Newby Bridge sits on the banks of the River Leven, which issues from the southern basin of Lake Windermere and runs into Morecambe Bay, overshadowed by the Finsthwaite Height. The village is very small, and consists of a few houses dotted along the lane leading in a northerly direction towards Lakeside.
Walk around to the western shore and you will encounter Fell Foot Park, a National Trust managed estate with lakes shores that allow swimming, fishing, and boat hire. The Leven is famed for salmon, and about a half a mile beyond the bridge, towards Backbarrow, it becomes fierce and turbulent with impressive rapids and white waters. These rapids are a draw to canoeists, where throughout the year scores of these fragile little craft, all brightly-coloured, can be seen struggling against the river's might.
Lakeside & Haverthwaite Railway
Along the river lane is the Newby Bridge Halt, one of the stops where you can take a short steam train journey on the Lakeside & Haverthwaite Railway. Volunteers keep the Halt in immaculate order with flowers and shrubs, and when the train is standing at the platform huffing and puffing, the picture is one of a more genteel age.
Leaving the Newby Bridge on the Lakeside Road, you shortly come to Lakeside. Here there is the impressive steamer pier, the steam-railway terminus and the Lakeside Aquarium. There are plenty of interactive features for kids - the high point of which is the glass tunnel where you walk under water with fish and ducks swimming above and by your side. The Aquarium has a lovely cafe overlooking the lake and handy gift shop. From the pier you can board one of the steamers for a trip up the full-length of Windermere, calling at Bowness and Ambleside at the Lake’s northern head.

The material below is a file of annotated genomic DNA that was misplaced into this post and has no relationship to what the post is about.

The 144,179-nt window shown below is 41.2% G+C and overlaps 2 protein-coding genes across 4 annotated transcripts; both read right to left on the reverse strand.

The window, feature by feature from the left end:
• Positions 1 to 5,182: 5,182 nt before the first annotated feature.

Finsthwaite is a half mile from Lakeside – it comprises a collection of traditional Lakeland homes and farmsteads hidden along the lane and here and there in the fells. On the outskirts of Finsthwaite is the English Heritage managed Stott Park Bobbin Mill. The edifice is one of the few remaining and best-preserved working mills in the country. A guided visit takes about 45 minutes and it’s well-worth the effort. Just north of the village church is the start of an easy, delightful walk up to High Dam. You could picnic with young children whilst admiring two of most idyllic tarns in the region on the way up.
Travel about five miles west of Newby Bridge and the foot of the lake and you come to the little village of Bouth. Tucked away, this secluded village is popular with those who come to the Lakes for an escape. Unlike Ambleside, Grasmere, Windermere and Bowness, you have true peace, set among low rolling fells.
Grizedale Forest Park
Windermere and Coniston are a short drive to both the east and west; the Grizedale Forest Park, and the Cartmel peninsular to the south with its craggy coastline and attractive villages are great for day trips. For a fine dining experience try the White Hart Inn, hosted by Nigel Barton. It offers hearty pub grub and real ale, all served under a canopy of blackened beams, with the welcoming of a cheery log fire.
Newby Bridge, Lakeside, Finsthwaite, and Bouth are amazing places to visit. If you feel inspired to go and stay, have a look at our collection of holiday homes in the region.
Disclaimer: Whilst every effort has been made to ensure the accuracy of the information at the time of writing,
please ensure you check carefully before making any decisions based on the contents within this article.